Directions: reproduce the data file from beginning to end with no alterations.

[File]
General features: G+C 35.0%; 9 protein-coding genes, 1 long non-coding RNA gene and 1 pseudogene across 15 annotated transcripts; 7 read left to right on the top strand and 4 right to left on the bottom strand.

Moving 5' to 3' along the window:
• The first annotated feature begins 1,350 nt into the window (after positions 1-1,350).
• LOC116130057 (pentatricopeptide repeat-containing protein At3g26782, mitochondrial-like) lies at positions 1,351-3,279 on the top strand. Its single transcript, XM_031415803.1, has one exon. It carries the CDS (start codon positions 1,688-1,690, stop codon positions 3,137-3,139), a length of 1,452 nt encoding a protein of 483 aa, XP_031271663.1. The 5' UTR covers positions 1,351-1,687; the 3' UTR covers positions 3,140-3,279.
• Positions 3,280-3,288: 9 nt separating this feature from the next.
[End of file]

General features: G+C 35.0%; 9 protein-coding genes, 1 long non-coding RNA gene and 1 pseudogene across 15 annotated transcripts; 7 read left to right on the top strand and 4 right to left on the bottom strand.

Moving 5' to 3' along the window:
• The first annotated feature begins 1,350 nt into the window (after positions 1-1,350).
• LOC116130057 (pentatricopeptide repeat-containing protein At3g26782, mitochondrial-like) lies at positions 1,351-3,279 on the top strand. Its single transcript, XM_031415803.1, has one exon. It carries the CDS (start codon positions 1,688-1,690, stop codon positions 3,137-3,139), a length of 1,452 nt encoding a protein of 483 aa, XP_031271663.1. The 5' UTR covers positions 1,351-1,687; the 3' UTR covers positions 3,140-3,279.
• Positions 3,280-3,288: 9 nt separating this feature from the next.